Didn't Have Needed Orthodontic Treatment As A Teen? How Can You Afford It As A Young Adult?

Health & Medical Articles

Orthodontic treatments are often part of a tween or teen's life -- it's estimated that around three-quarters of young people between the ages of 10 and 13 will suffer some dental problem that requires intervention through braces, a retainer, or the removal of extra teeth. However, in some cases your parents may have been unwilling or unable to pay for braces during your teen years. In other situations, you may have already had orthodontic treatment but wore your retainer only haphazardly and suffered alignment setbacks as a result. What should you do if you find yourself entering adulthood with teeth that still need braces? Read on to learn more about your adult orthodontia options, as well as some ways you can help pay for the treatment you need.

What are your options when it comes to adult braces?

Advances in dental technology mean that you now have more options than ever before to correct your teeth in a non-invasive and unobtrusive way. 

  • "Invisible" braces

Unlike traditional metal braces, which require your dentist to glue brackets to your teeth and connect them with metal wires, invisible braces are made of a thin plastic tray molded to fit your mouth and slowly straighten your teeth over time. This tray can be removed to allow you to brush your teeth, eat or drink, or even nap -- although most dentists will recommend you keep this tray in for at least 22 hours per day. 

These invisible braces can now be used for teeth that require serious straightening. You'll need to have your tray reshaped a few times during the straightening process so that it can do all the work needed, but should be able to get rid of your braces and enjoy straight, white teeth in just a couple of years.

  • Permanent retainer

For teeth that have reverted to their original positions after once-successful orthodontic treatment, having a retainer installed behind your teeth can help guide them into place and keep them there permanently while remaining invisible to everyone but your dentist. Because this retainer is glued to your teeth (rather than running through glued brackets like braces) and can be hard to remove, you should only choose this option if you're OK with having this retainer for a long period of time.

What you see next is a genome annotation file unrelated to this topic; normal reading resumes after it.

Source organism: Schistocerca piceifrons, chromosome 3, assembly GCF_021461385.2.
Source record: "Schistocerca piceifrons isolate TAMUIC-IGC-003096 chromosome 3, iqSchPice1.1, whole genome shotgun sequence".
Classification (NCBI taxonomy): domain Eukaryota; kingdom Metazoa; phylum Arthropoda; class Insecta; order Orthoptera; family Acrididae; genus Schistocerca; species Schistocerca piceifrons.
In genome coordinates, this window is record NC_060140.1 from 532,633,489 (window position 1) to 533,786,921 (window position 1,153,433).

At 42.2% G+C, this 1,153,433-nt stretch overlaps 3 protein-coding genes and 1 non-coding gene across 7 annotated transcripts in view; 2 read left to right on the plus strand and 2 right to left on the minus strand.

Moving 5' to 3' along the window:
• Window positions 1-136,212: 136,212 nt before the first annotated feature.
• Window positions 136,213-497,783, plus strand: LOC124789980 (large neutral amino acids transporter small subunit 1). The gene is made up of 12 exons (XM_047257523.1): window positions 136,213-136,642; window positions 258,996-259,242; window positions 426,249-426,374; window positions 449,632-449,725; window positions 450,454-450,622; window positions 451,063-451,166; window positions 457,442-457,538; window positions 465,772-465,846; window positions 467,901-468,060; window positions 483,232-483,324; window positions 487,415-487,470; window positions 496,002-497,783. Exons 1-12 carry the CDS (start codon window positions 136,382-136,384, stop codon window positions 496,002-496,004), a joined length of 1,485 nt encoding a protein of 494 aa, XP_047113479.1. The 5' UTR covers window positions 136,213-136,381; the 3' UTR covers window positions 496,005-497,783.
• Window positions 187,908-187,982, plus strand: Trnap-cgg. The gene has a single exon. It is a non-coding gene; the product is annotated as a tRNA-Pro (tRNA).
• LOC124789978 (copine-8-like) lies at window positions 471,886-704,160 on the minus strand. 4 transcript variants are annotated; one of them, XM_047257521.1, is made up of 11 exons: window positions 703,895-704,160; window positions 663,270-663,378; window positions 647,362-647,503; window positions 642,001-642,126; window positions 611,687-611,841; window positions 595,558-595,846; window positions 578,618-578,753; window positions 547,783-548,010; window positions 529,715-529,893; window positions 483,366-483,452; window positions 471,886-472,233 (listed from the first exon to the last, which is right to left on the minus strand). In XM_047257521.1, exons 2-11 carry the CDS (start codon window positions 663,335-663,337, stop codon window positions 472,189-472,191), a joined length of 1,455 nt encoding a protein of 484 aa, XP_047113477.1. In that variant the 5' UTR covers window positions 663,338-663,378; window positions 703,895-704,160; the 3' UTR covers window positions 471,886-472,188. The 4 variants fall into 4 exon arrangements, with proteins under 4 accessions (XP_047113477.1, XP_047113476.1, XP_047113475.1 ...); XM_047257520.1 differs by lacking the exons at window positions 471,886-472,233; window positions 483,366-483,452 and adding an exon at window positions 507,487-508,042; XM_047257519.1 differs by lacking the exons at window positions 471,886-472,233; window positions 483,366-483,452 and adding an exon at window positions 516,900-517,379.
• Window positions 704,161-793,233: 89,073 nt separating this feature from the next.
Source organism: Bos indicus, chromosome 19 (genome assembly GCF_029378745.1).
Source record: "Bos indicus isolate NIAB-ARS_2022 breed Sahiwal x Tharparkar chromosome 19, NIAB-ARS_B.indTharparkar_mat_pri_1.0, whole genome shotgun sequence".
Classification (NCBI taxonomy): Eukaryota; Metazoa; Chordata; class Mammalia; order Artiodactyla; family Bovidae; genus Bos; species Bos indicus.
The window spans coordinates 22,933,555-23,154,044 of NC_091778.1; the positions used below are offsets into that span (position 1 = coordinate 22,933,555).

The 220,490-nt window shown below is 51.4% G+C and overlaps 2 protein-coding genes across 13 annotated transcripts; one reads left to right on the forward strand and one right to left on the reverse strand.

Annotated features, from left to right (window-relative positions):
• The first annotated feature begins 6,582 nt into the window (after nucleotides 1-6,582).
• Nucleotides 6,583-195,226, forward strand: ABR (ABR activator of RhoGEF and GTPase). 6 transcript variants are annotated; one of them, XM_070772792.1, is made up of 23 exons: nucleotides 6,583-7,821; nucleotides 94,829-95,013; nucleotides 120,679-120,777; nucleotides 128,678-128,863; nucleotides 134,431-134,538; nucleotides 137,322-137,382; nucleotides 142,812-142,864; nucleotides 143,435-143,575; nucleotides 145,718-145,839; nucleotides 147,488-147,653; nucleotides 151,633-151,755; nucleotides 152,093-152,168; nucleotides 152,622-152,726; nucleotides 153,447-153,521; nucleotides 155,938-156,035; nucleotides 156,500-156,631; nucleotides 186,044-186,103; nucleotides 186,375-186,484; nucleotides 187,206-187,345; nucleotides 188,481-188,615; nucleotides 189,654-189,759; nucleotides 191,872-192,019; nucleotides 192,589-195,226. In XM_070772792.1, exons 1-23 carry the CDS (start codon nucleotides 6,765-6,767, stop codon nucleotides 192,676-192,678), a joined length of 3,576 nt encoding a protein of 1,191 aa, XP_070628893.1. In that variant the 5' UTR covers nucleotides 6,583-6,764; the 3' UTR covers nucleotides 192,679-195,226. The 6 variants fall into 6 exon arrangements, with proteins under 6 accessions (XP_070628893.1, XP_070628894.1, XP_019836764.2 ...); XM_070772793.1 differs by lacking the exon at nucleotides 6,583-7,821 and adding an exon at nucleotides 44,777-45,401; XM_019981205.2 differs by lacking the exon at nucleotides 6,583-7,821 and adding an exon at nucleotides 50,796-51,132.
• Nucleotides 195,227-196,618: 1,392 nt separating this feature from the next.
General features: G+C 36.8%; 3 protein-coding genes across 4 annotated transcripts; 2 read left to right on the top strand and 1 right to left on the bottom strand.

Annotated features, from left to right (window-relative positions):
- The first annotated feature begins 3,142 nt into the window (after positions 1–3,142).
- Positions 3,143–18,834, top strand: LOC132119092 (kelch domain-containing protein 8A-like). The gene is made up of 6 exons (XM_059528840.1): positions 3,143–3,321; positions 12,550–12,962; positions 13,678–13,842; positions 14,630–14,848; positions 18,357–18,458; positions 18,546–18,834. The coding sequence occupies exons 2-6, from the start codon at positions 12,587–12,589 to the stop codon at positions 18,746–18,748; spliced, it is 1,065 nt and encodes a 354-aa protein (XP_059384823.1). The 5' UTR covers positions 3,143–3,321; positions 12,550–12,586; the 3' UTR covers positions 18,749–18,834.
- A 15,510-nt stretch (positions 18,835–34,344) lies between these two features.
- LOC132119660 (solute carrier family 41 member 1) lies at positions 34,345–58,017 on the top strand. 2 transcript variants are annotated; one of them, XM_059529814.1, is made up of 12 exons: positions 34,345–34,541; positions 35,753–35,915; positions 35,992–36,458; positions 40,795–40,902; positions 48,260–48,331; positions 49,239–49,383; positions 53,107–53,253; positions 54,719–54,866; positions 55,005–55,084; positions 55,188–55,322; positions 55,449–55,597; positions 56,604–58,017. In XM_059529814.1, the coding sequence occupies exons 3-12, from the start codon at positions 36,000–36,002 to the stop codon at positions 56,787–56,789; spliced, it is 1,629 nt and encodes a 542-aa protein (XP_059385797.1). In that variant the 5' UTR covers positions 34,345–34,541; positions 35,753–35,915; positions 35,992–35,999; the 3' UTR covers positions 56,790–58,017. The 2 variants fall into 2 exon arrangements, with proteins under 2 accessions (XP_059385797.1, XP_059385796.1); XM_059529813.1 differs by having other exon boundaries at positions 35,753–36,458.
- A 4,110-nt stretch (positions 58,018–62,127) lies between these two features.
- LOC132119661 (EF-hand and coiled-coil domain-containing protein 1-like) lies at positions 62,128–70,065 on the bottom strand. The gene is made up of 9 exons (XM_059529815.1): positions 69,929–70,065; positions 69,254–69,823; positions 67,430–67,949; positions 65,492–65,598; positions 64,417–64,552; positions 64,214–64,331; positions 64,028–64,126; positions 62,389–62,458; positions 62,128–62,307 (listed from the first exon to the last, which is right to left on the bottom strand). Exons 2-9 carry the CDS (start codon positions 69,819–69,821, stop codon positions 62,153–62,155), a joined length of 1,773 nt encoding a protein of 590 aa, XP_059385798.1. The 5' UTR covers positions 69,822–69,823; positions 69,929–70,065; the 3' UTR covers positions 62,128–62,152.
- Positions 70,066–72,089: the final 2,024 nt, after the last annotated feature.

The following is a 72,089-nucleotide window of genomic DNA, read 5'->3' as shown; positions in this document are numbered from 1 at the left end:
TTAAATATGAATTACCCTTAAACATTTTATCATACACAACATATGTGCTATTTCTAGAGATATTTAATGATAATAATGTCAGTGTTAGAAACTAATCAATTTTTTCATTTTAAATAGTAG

How can you pay for the orthodontic treatment you need?

If you're working for an employer who provides dental insurance, look over your benefits closely. You may qualify for a certain amount of orthodontic coverage each year, and by staggering this coverage you may be able to get an "extra" year's worth of funds for braces. For example, getting braces in December and continuing treatment the next year and into the following January can help you take advantage of 3 years' worth of dental insurance benefits over the course of just 14 months of treatment. If you're marries and your spouse has dental coverage and you don't, you'll want to look into his or her plan to determine whether the additional monthly insurance cost could pay off by saving you money on braces. 

For those who don't have dental insurance, many dentists offer a cash payment discount or low-interest financing option. By saving up enough to put down an initial payment on the treatment you'll need, you should be able to pay for the rest of your orthodontia with low monthly payments that amount to far less than a car payment or even the per-month cost of a new cell phone. Because the appearance of your teeth can impact so many areas of your life -- from your job hunt to your self-confidence on the dating scene -- it can be important to prioritize needed orthodontic treatment over other expenses. 

Visit a site like http://www.reedorthodonticsnaples.com for more information. 


28 December 2015

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